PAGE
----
20 found
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  1.  7
    Lynne M. Reder, John R. Anderson & Robert A. Bjork (1974). A Semantic Interpretation of Encoding Specificity. Journal of Experimental Psychology 102 (4):648-656.
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  2. Aaron S. Benjamin, Robert A. Bjork & Bennett L. Schwartz (1998). The Mismeasure of Memory: When Retrieval Fluency is Misleading as a Metamnemonic Index. Journal of Experimental Psychology: General 127 (1):55-68.
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  3.  16
    Elizabeth Ligon Bjork & Robert A. Bjork (1996). Continuing Influences of To-Be-Forgotten Information. Consciousness and Cognition 5 (1-2):176-196.
    In the present paper, we first argue that it is critical for humans to forget; that is, to have some means of preventing out-of-date information from interfering with the recall of current information. We then argue that the primary means of accomplishing such adaptive updating of human memory is retrieval inhibition: Information that is rendered out of date by new learning becomes less retrievable, but remains at essentially full strength in memory as indexed by other measures, such as recognition and (...)
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  4.  1
    Sharon M. Noh, Veronica X. Yan, Robert A. Bjork & W. Todd Maddox (2016). Optimal Sequencing During Category Learning: Testing a Dual-Learning Systems Perspective. Cognition 155:23-29.
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  5. Asher Koriat, Robert A. Bjork, Limor Sheffer & Sarah K. Bar (2004). Predicting One's Own Forgetting: The Role of Experience-Based and Theory-Based Processes. Journal of Experimental Psychology: General 133 (4):643-656.
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  6. Robert A. Bjork (1975). Retrieval as a Memory Modifier: An Interpretation of Negative Recency and Related Phenomena. In Robert L. Solso (ed.), Information Processing and Cognition: The Loyola Symposium. Lawrence Erlbaum 123--144.
     
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  7. Nate Kornell & Robert A. Bjork (2009). A Stability Bias in Human Memory: Overestimating Remembering and Underestimating Learning. Journal of Experimental Psychology: General 138 (4):449-468.
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  8.  1
    Ralph E. Geiselman, Robert A. Bjork & Deborah L. Fishman (1983). Disrupted Retrieval in Directed Forgetting: A Link with Posthypnotic Amnesia. Journal of Experimental Psychology: General 112 (1):58-72.
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  9.  2
    Addison E. Woodward & Robert A. Bjork (1971). Forgetting and Remembering in Free Recall: Intentional and Unintentional. Journal of Experimental Psychology 89 (1):109.
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  10.  4
    Alan Richardson-Klavehn & Robert A. Bjork (1988). Primary Versus Secondary Rehearsal in an Imagined Voice: Differential Effects on Recognition Memory and Perceptual Identification. Bulletin of the Psychonomic Society 26 (3):187-190.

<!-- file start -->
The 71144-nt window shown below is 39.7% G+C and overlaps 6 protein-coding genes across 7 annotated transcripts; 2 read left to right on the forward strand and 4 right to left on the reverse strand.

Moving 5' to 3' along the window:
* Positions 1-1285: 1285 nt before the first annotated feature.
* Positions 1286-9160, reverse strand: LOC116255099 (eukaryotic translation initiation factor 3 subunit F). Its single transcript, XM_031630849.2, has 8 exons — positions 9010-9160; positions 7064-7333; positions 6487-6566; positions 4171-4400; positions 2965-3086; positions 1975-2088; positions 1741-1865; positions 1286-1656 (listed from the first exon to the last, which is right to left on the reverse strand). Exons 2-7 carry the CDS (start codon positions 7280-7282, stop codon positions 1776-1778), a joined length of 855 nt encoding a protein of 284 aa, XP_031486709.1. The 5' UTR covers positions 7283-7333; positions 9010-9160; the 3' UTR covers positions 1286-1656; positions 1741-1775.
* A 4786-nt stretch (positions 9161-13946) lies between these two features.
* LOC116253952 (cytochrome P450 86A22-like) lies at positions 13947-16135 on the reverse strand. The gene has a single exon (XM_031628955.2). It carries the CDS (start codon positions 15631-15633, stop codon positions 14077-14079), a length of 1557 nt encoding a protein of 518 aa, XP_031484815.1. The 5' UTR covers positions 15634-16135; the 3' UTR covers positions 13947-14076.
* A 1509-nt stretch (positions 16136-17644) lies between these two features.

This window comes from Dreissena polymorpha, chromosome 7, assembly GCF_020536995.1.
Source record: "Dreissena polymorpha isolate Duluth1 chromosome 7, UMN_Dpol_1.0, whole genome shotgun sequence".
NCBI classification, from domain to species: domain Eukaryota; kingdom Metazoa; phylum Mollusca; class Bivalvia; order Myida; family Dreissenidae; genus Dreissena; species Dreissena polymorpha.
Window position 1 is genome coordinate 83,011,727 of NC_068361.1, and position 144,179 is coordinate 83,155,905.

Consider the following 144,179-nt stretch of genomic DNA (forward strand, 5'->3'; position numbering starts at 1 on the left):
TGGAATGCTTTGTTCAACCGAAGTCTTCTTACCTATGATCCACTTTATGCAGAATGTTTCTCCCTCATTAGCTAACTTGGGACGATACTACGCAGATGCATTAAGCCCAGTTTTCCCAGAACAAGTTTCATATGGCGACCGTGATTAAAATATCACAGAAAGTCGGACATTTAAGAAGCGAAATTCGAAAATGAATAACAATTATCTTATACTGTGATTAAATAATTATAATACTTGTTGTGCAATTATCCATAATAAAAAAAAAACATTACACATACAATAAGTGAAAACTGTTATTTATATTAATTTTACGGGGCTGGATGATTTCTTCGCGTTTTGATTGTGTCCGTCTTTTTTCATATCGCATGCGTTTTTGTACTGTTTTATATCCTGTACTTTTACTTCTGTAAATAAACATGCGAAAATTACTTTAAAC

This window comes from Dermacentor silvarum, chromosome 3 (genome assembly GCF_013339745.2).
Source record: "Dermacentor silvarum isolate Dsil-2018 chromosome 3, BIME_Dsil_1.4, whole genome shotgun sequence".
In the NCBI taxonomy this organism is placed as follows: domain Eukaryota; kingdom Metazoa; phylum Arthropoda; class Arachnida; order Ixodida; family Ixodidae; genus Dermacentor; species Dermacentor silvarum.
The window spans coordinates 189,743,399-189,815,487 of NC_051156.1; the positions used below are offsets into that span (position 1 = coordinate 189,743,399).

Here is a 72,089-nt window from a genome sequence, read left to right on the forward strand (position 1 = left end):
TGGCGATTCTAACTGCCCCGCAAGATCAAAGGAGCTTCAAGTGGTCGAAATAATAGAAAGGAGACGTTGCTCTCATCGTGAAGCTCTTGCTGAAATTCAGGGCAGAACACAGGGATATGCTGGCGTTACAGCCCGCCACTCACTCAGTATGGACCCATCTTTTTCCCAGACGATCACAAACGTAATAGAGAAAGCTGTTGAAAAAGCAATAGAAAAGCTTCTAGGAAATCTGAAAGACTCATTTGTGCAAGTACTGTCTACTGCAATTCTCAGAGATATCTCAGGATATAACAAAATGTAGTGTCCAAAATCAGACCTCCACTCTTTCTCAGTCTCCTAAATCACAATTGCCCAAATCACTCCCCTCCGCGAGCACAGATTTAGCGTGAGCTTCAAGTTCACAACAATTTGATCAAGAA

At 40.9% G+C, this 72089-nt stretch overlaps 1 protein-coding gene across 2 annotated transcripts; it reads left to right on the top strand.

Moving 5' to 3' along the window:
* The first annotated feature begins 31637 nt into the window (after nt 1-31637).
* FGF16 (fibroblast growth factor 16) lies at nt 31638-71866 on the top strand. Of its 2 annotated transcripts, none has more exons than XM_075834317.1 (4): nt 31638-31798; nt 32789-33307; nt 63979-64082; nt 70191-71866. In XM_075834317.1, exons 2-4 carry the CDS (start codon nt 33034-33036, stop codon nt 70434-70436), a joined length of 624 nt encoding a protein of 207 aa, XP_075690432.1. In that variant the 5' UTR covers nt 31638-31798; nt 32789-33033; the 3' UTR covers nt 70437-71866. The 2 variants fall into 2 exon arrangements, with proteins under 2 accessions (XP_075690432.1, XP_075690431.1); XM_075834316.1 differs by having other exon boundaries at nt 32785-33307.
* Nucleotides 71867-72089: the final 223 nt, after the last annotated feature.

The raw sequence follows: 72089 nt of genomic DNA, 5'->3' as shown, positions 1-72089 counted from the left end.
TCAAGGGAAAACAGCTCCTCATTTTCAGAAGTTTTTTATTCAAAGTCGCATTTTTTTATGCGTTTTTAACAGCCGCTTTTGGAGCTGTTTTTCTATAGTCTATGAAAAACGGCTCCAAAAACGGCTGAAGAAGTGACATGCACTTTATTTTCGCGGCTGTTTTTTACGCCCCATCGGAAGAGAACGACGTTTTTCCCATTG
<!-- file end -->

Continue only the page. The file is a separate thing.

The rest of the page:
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  11.  11
    Aaron S. Benjamin & Robert A. Bjork (1997). Problematic Aspects of Embodied Memory. Behavioral and Brain Sciences 20 (1):20-20.
    Glenberg's theory is rich and provocative, in our view, but we find fault with the premise that all memory representations are embodied. We cite instances in which that premise mispredicts empirical results or underestimates human capabilities, and we suggest that the motivation for the embodiment idea – to avoid the symbol-grounding problem – should not, ultimately, constrain psychological theorizing.
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  12.  1
    Robert A. Bjork & Addison E. Woodward (1973). Directed Forgetting of Individual Words in Free Recall. Journal of Experimental Psychology 99 (1):22-27.
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  13.  3
    Robert A. Bjork & Thomas D. Wickens (1996). Memory, Metamemory, and Conditional Statistics. Behavioral and Brain Sciences 19 (2):193.
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  14.  1
    Alan Richardson‐Klavehn & Robert A. Bjork (2002). Memory, Long‐Term. In Lynn Nadel (ed.), The Encyclopedia of Cognitive Science. Macmillan
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  15. Robert A. Bjork (1996). Policy on Critiques and Replies: Psychological Review. Psychological Review 103 (1):3-4.
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  16. Daniel R. Kimball & Robert A. Bjork (2002). Influences of Intentional and Unintentional Forgetting on False Memories. Journal of Experimental Psychology: General 131 (1):116-130.
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  17. Asher Koriat, Klaus Fiedler & Robert A. Bjork (2006). Inflation of Conditional Predictions. Journal of Experimental Psychology: General 135 (3):429-447.
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  18. Janet Metcalfe & Robert A. Bjork (1991). Composite Models Never Compromise: Reply to Schooler and Tanaka. Journal of Experimental Psychology: General 120 (2):203-210.
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  19. Dominic A. Simon & Robert A. Bjork (2002). Models of Performance in Learning Multisegment Movement Tasks: Consequences for Acquisition, Retention, and Judgments of Learning. Journal of Experimental Psychology: Applied 8 (4):222-232.
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  20. Veronica X. Yan, Elizabeth Ligon Bjork & Robert A. Bjork (2016). On the Difficulty of Mending Metacognitive Illusions: A Priori Theories, Fluency Effects, and Misattributions of the Interleaving Benefit. Journal of Experimental Psychology: General 145 (7):918-933.
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